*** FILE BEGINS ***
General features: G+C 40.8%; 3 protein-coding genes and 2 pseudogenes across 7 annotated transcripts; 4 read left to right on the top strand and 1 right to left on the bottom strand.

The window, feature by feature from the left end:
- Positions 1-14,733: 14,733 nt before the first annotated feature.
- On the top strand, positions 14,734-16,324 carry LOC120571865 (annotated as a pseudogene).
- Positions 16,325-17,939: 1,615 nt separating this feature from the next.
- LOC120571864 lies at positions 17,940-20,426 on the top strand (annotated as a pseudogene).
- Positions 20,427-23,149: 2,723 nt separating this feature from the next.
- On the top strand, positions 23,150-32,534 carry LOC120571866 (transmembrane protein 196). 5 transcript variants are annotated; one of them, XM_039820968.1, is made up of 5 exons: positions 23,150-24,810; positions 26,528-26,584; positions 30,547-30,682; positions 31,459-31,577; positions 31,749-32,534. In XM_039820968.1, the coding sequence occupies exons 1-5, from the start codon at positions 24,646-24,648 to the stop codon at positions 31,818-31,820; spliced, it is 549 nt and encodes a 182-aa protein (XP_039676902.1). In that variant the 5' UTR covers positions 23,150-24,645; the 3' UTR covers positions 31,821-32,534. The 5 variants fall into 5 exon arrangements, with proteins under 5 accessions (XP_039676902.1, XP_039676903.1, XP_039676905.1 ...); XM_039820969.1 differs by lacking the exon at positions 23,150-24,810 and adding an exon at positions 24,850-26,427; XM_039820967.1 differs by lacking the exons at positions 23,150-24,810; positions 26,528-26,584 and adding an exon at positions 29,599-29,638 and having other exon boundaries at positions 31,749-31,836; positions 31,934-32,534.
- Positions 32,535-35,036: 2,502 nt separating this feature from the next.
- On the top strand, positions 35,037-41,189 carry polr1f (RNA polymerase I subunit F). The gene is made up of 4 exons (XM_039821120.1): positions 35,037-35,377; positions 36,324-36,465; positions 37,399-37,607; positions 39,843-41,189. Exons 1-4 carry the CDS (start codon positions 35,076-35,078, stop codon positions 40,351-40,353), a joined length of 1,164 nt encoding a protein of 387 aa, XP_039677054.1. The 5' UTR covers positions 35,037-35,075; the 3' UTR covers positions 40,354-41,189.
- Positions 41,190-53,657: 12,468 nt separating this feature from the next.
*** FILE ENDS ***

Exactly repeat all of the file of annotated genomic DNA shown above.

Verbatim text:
General features: G+C 40.8%; 3 protein-coding genes and 2 pseudogenes across 7 annotated transcripts; 4 read left to right on the top strand and 1 right to left on the bottom strand.

The window, feature by feature from the left end:
- Positions 1-14,733: 14,733 nt before the first annotated feature.
- On the top strand, positions 14,734-16,324 carry LOC120571865 (annotated as a pseudogene).
- Positions 16,325-17,939: 1,615 nt separating this feature from the next.
- LOC120571864 lies at positions 17,940-20,426 on the top strand (annotated as a pseudogene).
- Positions 20,427-23,149: 2,723 nt separating this feature from the next.
- On the top strand, positions 23,150-32,534 carry LOC120571866 (transmembrane protein 196). 5 transcript variants are annotated; one of them, XM_039820968.1, is made up of 5 exons: positions 23,150-24,810; positions 26,528-26,584; positions 30,547-30,682; positions 31,459-31,577; positions 31,749-32,534. In XM_039820968.1, the coding sequence occupies exons 1-5, from the start codon at positions 24,646-24,648 to the stop codon at positions 31,818-31,820; spliced, it is 549 nt and encodes a 182-aa protein (XP_039676902.1). In that variant the 5' UTR covers positions 23,150-24,645; the 3' UTR covers positions 31,821-32,534. The 5 variants fall into 5 exon arrangements, with proteins under 5 accessions (XP_039676902.1, XP_039676903.1, XP_039676905.1 ...); XM_039820969.1 differs by lacking the exon at positions 23,150-24,810 and adding an exon at positions 24,850-26,427; XM_039820967.1 differs by lacking the exons at positions 23,150-24,810; positions 26,528-26,584 and adding an exon at positions 29,599-29,638 and having other exon boundaries at positions 31,749-31,836; positions 31,934-32,534.
- Positions 32,535-35,036: 2,502 nt separating this feature from the next.
- On the top strand, positions 35,037-41,189 carry polr1f (RNA polymerase I subunit F). The gene is made up of 4 exons (XM_039821120.1): positions 35,037-35,377; positions 36,324-36,465; positions 37,399-37,607; positions 39,843-41,189. Exons 1-4 carry the CDS (start codon positions 35,076-35,078, stop codon positions 40,351-40,353), a joined length of 1,164 nt encoding a protein of 387 aa, XP_039677054.1. The 5' UTR covers positions 35,037-35,075; the 3' UTR covers positions 40,354-41,189.
- Positions 41,190-53,657: 12,468 nt separating this feature from the next.